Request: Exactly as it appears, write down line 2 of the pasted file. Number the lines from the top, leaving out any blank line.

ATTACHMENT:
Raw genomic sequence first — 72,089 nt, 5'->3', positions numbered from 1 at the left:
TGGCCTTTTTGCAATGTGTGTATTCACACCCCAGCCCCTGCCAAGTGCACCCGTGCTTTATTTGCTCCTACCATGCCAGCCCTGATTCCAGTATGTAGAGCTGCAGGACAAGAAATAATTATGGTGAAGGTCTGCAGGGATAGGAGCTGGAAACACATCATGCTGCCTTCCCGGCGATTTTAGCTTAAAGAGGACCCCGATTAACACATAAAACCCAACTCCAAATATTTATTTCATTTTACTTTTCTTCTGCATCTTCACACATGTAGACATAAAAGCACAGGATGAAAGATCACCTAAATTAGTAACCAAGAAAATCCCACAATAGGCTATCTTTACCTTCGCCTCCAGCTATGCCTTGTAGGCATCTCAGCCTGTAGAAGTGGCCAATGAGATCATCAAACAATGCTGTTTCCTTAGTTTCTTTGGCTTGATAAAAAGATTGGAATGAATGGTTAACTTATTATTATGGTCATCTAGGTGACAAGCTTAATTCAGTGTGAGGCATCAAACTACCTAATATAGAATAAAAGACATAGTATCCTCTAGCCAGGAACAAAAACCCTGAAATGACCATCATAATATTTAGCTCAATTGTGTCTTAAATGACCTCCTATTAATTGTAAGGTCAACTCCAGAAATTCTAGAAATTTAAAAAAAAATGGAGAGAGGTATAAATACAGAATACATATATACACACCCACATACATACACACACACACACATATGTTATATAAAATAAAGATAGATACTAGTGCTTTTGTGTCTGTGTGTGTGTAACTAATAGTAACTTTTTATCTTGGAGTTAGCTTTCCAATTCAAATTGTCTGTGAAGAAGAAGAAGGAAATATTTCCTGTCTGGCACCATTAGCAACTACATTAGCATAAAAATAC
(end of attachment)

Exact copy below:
TGGCCTTTTTGCAATGTGTGTATTCACACCCCAGCCCCTGCCAAGTGCACCCGTGCTTTATTTGCTCCTACCATGCCAGCCCTGATTCCAGTATGTAGAGCTGCAGGACAAGAAATAATTATGGTGAAGGTCTGCAGGGATAGGAGCTGGAAACACATCATGCTGCCTTCCCGGCGATTTTAGCTTAAAGAGGACCCCGATTAACACATAAAACCCAACTCCAAATATTTATTTCATTTTACTTTTCTTCTGCATCTTCACACATGTAGACATAAAAGCACAGGATGAAAGATCACCTAAATTAGTAACCAAGAAAATCCCACAATAGGCTATCTTTACCTTCGCCTCCAGCTATGCCTTGTAGGCATCTCAGCCTGTAGAAGTGGCCAATGAGATCATCAAACAATGCTGTTTCCTTAGTTTCTTTGGCTTGATAAAAAGATTGGAATGAATGGTTAACTTATTATTATGGTCATCTAGGTGACAAGCTTAATTCAGTGTGAGGCATCAAACTACCTAATATAGAATAAAAGACATAGTATCCTCTAGCCAGGAACAAAAACCCTGAAATGACCATCATAATATTTAGCTCAATTGTGTCTTAAATGACCTCCTATTAATTGTAAGGTCAACTCCAGAAATTCTAGAAATTTAAAAAAAAATGGAGAGAGGTATAAATACAGAATACATATATACACACCCACATACATACACACACACACACATATGTTATATAAAATAAAGATAGATACTAGTGCTTTTGTGTCTGTGTGTGTGTAACTAATAGTAACTTTTTATCTTGGAGTTAGCTTTCCAATTCAAATTGTCTGTGAAGAAGAAGAAGGAAATATTTCCTGTCTGGCACCATTAGCAACTACATTAGCATAAAAATAC